Prager Vorträge: New Currency or Bad Money?

Popular Reactions to the Introduction of a New Czechoslovak Currency after the First World War

Date of event
11. 6. 2024, 17:00 – 11. 6. 2024, 18:30
Place of event
Collegium Carolinum, 3th floor, Valentinská 91/1, Praha 1

The currency reform of 1919, usually attributed to Alois Rašín, is regarded as a stunning success by the young state of Czechoslovakia, enabling it to escape the turmoil of inflation in Central and Eastern Europe. However, two circumstances deserve closer examination: firstly, a transitional phase began immediately after the introduction of the new currency, during which the old (Austro-Hungarian) banknotes were no longer fully valid, but were not invalid either. Moreover, the validity of a new currency depends not only on its emission as such, but on its acceptance by the public. In the Czechoslovak case, the general populace dealt with the ambiguity of transition in its
way. In particular, the question of which banknotes (and cash reserves) were still valid or legal sparked conflicts and negotiations that tell us a lot about the difference between money as an economic quantity and money as part of cultural practice.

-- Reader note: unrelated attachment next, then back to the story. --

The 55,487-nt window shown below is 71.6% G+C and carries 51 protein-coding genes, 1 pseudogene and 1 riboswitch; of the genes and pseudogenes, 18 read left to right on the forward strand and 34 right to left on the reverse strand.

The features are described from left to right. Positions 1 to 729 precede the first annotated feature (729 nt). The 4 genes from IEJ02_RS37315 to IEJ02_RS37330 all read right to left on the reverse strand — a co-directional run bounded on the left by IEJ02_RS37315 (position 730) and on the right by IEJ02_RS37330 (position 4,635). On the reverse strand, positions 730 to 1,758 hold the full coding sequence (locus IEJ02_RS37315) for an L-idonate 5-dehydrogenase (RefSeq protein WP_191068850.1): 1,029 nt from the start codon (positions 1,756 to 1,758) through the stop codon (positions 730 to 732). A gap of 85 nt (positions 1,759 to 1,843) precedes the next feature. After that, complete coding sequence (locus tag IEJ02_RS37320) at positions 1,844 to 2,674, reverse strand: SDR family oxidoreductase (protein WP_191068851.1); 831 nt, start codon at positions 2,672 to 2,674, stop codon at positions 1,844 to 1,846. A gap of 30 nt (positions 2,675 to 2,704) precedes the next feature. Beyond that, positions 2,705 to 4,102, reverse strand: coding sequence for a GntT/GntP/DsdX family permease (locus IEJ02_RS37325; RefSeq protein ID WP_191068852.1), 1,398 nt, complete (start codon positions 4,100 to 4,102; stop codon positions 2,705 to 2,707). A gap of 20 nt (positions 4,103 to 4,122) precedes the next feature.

Johannes Gleixner is a researcher at Collegium Carolinum – Research Institute for the History of the Czech Lands and Slovakia. He is interested in the history of non-religion and secularist movements in East and East Central Europe during the late 19th and early 20th century, focusing amongst others on socialist and communist freethought in Czechoslovakia and Soviet Russia. Other interests include the monetary history of Central Europe in the 20th century as well as Historical Network Analysis of letter correspondence.

Lecture series Prager Voträge are organised by Collegium Carolinum, Deutsches Historisches Institut Warschau and Leibniz Institut für Geschichte und Kultur des östlichen Europa in cooperation with the Masaryk Institute and Archives of the CAS and other institutions.